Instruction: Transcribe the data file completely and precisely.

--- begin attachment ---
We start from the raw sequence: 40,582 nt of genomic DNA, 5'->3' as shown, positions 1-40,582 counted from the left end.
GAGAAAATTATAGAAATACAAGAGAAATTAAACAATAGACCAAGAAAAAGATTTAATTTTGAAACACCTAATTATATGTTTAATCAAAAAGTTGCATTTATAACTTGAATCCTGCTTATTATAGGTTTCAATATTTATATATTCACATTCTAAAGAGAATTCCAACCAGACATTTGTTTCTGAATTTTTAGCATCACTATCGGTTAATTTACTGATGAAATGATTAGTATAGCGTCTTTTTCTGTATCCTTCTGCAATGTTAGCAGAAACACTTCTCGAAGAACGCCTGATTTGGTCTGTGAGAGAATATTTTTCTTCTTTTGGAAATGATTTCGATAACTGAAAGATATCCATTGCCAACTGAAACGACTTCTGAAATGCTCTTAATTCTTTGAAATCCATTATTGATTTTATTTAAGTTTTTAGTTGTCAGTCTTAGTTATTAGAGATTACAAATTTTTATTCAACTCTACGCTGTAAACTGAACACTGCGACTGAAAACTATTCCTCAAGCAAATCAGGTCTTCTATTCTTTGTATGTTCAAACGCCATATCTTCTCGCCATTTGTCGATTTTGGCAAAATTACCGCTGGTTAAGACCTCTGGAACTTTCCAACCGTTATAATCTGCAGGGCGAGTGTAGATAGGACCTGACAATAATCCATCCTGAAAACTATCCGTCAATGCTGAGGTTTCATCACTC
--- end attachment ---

We start from the raw sequence: 40,582 nt of genomic DNA, 5'->3' as shown, positions 1-40,582 counted from the left end.
GAGAAAATTATAGAAATACAAGAGAAATTAAACAATAGACCAAGAAAAAGATTTAATTTTGAAACACCTAATTATATGTTTAATCAAAAAGTTGCATTTATAACTTGAATCCTGCTTATTATAGGTTTCAATATTTATATATTCACATTCTAAAGAGAATTCCAACCAGACATTTGTTTCTGAATTTTTAGCATCACTATCGGTTAATTTACTGATGAAATGATTAGTATAGCGTCTTTTTCTGTATCCTTCTGCAATGTTAGCAGAAACACTTCTCGAAGAACGCCTGATTTGGTCTGTGAGAGAATATTTTTCTTCTTTTGGAAATGATTTCGATAACTGAAAGATATCCATTGCCAACTGAAACGACTTCTGAAATGCTCTTAATTCTTTGAAATCCATTATTGATTTTATTTAAGTTTTTAGTTGTCAGTCTTAGTTATTAGAGATTACAAATTTTTATTCAACTCTACGCTGTAAACTGAACACTGCGACTGAAAACTATTCCTCAAGCAAATCAGGTCTTCTATTCTTTGTATGTTCAAACGCCATATCTTCTCGCCATTTGTCGATTTTGGCAAAATTACCGCTGGTTAAGACCTCTGGAACTTTCCAACCGTTATAATCTGCAGGGCGAGTGTAGATAGGACCTGACAATAATCCATCCTGAAAACTATCCGTCAATGCTGAGGTTTCATCACTC